The parents are away for a few days, Alex is in charge but cares only for his date Monica, so he wants the girls out; Mallory 'drives' straight into a telephone pole, now they must come up with some ...
Alex starts his sophomore year looking for a girlfriend in the freshman directory. He meets Tricia who seems to be everything he wants. However, after a spat with Tricia's roommate, Ellen, Alex finds...
Tony Micelli, a retired baseball player, becomes the housekeeper of Angela Bower, an advertising executive in New York. Together they raise their kids, Samantha Micelli and Jonathon Bower, with help from Mona Robinson, Angela's man-crazy mother.
Charles, a college student, moves in with the Powell family as the housekeeper, baby-sitter, and friend to the children. Along with his best friend, Buddy, Charles attempts to manage his ... See full summary »
The post-retirement season is suddenly disrupted for football player George Papadapolis and his wife Katherine when Webster, the orphaned son of a former teammate, moves in. Laughter -- and life lessons -- in every episode.
Steven and Elyse Keaton, once 1960s radicals, now find themselves in Reagan-era American trying to raise a traditional suburban family. Their three first kids are Alex (a very ambitious Young Republican), Mallory (a ditzy and boy-crazy fashionista) and Jennifer (whom we first get to know as a precocious nine-year-old tomboy). Later on, a fourth child (Andrew) was added to the Keaton family. Most of the comedy arose from the conflict between the ex-hippie parents vs the conservative Alex and the brainless beauty Mallory.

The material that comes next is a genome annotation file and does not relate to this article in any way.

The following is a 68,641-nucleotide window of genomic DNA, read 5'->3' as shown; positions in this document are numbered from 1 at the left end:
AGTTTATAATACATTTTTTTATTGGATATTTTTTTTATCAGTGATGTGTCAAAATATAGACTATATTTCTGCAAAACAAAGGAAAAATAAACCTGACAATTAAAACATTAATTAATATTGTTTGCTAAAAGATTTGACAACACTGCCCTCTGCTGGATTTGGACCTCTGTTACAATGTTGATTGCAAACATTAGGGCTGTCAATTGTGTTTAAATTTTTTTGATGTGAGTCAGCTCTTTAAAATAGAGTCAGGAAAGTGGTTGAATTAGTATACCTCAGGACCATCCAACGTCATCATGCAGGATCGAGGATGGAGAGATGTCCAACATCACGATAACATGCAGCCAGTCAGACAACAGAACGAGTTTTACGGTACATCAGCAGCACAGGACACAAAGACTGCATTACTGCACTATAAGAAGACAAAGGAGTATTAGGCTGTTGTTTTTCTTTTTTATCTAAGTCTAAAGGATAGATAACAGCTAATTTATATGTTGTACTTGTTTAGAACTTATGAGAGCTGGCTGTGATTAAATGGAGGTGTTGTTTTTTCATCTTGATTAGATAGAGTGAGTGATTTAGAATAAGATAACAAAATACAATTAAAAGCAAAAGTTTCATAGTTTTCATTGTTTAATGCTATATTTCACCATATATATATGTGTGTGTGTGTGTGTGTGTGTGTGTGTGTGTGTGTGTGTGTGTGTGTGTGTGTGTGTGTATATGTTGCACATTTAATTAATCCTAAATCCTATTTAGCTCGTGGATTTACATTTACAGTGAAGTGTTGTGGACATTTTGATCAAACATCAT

The political themes were heavily emphasized in early seasons of the series. However, as the show progressed and the focus moved on Alex and the children, the political themes were downplayed or used in a more light hearted manner in later seasons. See more »
"Family Ties" creator Gary Goldberg didn't like Michael J. Fox on his first audition, thought he played Alex a little too smart-assish. But on his second try, Fox approached it a different way and won the part that shot him to stardom. He quickly became the focal point of the show as the money obsessed teenager Alex P. Keaton. You could understand Meredith Baxter-Birney's disappointment, as the show was to be geared toward her character as the mother. But she and the rest of the cast pretty much faded into the background behind Fox. Not that he wasn't supported by a great group of performers. Michael Gross as the easy going father, Justine Bateman as the typical phone hogging, boy troubled teenage daughter, and Tina Yothers as the tomboyish younger sister. In later years some nice additions were Scott Valentine as Bateman's weirdo boyfriend, and making numerous appearances over the years was Marc Price as the nerdy next door neighbor, Skippy. High point episodes over the years were the Alex turns 18 one, the Alex rents out the rooms of the house one, and also the 4(!) part heartattack episode with the focus being on Michael Gross' father character, Steven. Shows major misstep occured during their final year when they tried to become too socially concious. Episodes dealing with book banning, oil spills, toxic fumes from household products, and racism seemed a bit out of place and more importantly, took away from the comedy. The last hurrah was a decent episode that saw Alex move to New York to be an investment banker. But most recommended from the series would be the shows middle years, where the writing was at its best. Show also must of set some sort of record with at least 6 or 7(!) of those flashback type episodes featuring clips of the past stories. But no harm done.
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